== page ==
Facing calls for an international boycott, along with falling revenues andstock prices, the carbonation company called SodaStream is shutting down its operation in the occupied Palestinian territory next month and moving to a larger new facility in Israel’s Negev desert.
Leaders of the Boycott, Divestment and Sanction (BDS) movement claim the company’s withdrawal from the West Bank just east of Jerusalem is a big win for the Palestinian cause. Although hundreds of Palestinians will soon be out of jobs, BDS leaders say it is worth it.
“This is a clear-cut BDS victory against an odiously complicit Israeli company,” said Omar Barghouti, co-founder of the BDS movement. Israel should not be allowed to exploit its occupation by operating factories in Palestinian lands, he said.
Daniel Birnbaum, the chief executive of SodaStream, said the closure of the West Bank factory had “zero” to do with the boycott campaign against his company and its “brand ambassador,” the actor Johansson, who last year performed in a Super Bowl ad for the machines.
Instead Birnbaum accused BDS critics of robbing ordinary Palestinians of well-paying jobs.
“It’s propaganda. It’s politics. It’s hate. It’s anti-Semitism,” he said.
Birnbaum called the factory “an island of peace in the Middle East,” where Jews, Muslims, Christians and Druze make home-carbonation machines that retail for $79. BDS activists called it apartheid.
The skirmish over who is right and who is hurt by the boycott movement comes as Israeli leaders express growing fear that a campaign of “delegitimization” against the Jewish state is more dangerous than Islamist militants from Hamas and Hezbollah.
Prime Minister Benjamin Netanyahu’s government vowed to spend $25 million to combat BDS efforts. At a conference in June hosted by the Las Vegas casino magnate, GOP megadonor and Netanyahu supporter Sheldon Adelson, as much as $50 million more was pledged for anti-BDS campaigns by wealthy American Jews.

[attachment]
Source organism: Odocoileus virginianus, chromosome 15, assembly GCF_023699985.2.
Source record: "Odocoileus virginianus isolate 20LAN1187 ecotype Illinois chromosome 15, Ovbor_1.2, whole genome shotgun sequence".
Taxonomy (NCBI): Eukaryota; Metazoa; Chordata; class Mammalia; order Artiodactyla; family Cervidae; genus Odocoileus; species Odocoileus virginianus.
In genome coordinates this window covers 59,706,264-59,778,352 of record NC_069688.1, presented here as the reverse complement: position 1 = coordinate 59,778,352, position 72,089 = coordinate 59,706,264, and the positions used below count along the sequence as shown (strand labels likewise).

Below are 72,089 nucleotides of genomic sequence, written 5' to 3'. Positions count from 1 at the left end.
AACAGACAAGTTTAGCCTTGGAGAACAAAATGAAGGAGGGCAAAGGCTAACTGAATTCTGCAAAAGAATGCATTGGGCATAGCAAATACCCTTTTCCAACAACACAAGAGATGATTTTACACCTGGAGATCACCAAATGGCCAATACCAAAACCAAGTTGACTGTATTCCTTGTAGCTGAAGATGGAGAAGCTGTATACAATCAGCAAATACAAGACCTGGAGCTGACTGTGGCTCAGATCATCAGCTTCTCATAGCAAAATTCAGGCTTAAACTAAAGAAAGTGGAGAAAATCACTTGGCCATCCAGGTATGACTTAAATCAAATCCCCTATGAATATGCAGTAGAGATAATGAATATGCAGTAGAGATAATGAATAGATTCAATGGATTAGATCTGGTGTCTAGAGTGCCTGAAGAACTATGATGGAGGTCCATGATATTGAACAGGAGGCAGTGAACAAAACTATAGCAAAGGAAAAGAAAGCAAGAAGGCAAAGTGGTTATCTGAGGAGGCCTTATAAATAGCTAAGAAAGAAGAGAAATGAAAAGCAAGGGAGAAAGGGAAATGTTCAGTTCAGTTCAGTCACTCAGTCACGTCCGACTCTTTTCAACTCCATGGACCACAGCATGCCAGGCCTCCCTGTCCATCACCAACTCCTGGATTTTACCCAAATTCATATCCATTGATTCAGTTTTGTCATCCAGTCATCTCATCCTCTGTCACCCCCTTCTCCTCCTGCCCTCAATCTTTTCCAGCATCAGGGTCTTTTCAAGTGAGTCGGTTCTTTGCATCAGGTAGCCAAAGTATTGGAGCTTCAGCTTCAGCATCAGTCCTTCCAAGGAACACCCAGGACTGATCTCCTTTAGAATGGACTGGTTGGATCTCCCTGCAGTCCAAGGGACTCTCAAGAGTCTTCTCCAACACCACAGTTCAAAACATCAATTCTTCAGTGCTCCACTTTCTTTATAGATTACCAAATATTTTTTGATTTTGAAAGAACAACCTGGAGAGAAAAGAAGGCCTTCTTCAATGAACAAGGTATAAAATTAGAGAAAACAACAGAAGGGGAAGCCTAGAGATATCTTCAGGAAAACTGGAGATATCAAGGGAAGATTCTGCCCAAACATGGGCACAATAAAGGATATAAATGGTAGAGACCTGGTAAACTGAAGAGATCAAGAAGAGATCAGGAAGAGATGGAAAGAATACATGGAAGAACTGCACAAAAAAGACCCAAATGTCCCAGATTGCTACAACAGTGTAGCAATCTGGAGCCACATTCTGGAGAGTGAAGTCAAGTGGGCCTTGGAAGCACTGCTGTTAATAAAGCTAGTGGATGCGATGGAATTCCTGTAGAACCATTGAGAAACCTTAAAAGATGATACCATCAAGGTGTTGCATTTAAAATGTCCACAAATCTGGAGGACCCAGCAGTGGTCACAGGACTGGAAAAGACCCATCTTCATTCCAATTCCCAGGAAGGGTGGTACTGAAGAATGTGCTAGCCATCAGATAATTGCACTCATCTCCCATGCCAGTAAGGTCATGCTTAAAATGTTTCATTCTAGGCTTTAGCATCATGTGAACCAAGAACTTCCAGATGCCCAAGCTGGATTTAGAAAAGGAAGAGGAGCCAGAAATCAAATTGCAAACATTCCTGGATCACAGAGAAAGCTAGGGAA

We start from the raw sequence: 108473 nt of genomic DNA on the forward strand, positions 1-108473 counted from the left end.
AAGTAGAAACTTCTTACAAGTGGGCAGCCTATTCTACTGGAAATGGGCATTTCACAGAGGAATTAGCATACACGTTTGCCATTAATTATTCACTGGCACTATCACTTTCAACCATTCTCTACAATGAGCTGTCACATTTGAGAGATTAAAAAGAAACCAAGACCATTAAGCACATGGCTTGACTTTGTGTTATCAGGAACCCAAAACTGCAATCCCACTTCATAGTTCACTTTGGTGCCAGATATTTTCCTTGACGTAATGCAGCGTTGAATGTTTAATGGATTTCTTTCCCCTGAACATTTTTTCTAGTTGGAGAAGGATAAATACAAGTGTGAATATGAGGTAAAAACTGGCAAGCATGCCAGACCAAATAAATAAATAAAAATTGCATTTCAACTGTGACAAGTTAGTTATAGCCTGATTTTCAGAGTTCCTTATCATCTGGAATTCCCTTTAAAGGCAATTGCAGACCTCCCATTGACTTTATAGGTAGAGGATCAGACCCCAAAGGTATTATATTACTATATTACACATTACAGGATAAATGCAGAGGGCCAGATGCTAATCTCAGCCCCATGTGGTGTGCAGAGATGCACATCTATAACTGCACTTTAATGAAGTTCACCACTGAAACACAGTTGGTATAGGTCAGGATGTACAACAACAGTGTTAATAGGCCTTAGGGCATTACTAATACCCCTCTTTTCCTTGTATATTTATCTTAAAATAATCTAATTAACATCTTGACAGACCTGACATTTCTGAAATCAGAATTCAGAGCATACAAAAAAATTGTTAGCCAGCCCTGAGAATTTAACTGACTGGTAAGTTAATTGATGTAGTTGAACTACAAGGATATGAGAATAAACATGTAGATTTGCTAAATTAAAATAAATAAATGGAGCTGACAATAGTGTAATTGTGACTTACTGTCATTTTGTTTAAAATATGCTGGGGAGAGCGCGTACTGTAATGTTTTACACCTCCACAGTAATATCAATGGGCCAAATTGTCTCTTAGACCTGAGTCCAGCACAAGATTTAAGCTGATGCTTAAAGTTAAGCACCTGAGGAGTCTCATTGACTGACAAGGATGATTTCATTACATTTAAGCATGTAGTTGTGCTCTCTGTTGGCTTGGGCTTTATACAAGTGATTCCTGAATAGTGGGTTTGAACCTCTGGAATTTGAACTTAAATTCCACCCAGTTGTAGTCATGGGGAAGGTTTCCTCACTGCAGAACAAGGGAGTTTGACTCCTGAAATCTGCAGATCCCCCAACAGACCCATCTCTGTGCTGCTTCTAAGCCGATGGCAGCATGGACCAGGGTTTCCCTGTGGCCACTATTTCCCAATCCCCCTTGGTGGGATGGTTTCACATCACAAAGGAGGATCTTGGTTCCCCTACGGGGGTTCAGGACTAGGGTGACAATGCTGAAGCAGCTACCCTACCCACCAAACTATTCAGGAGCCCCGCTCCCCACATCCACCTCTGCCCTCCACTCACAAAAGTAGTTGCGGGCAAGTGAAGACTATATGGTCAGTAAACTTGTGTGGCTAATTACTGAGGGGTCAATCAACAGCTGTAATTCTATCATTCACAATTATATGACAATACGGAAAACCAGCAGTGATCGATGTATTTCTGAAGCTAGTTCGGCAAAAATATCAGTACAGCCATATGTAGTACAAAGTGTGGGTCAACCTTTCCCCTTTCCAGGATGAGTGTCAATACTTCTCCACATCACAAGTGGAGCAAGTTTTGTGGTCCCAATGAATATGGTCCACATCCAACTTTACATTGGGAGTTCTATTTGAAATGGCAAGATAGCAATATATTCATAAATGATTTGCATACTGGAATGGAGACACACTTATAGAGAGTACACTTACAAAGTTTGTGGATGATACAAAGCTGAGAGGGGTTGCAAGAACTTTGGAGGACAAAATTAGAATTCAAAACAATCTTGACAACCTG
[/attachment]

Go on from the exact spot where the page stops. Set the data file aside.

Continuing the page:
Israeli officials insist that BDS has not hurt the economy — yet — although they don’t act like it.
The Israeli newspaper Haaretz reported last month that Israeli military intelligence units have been tasked with tracking BDS groups abroad, as they would terror organizations.
Israeli President Reuven Rivlin called academic boycotts against Israel a“strategic threat of the first order” at a conference he hosted at his official residence in May, when Israeli university presidents vented their anxieties about blocked collaborations.
Boycott activists say they seek to win Palestinian rights by applying the same kind of pressure used in the 1980s against apartheid South Africa. Israel’s military has occupied the West Bank for 48 years on land the Palestinians want for a future state. Israel says the lands are disputed.
Israel says the BDS movement doesn’t just want Israel to withdraw; it wants to destroy it. The Israeli government says the BDS call for a “right of return” for millions of Palestinian refugees and descendants who were forced from or fled Israel in 1948 would overwhelm the Jewish state.
“We are in the midst of a great struggle being waged against the state of Israel, an international campaign to blacken its name,” Netanyahu warnedearlier this summer.
BDS activists say they are on a roll. The boycott movement convinced hip-hop artist Lauryn Hill not to perform in Israel — although Mariah Carey played in Tel Aviv and toured the SodaStream plant to “support Palestinian and Jewish coexistence.”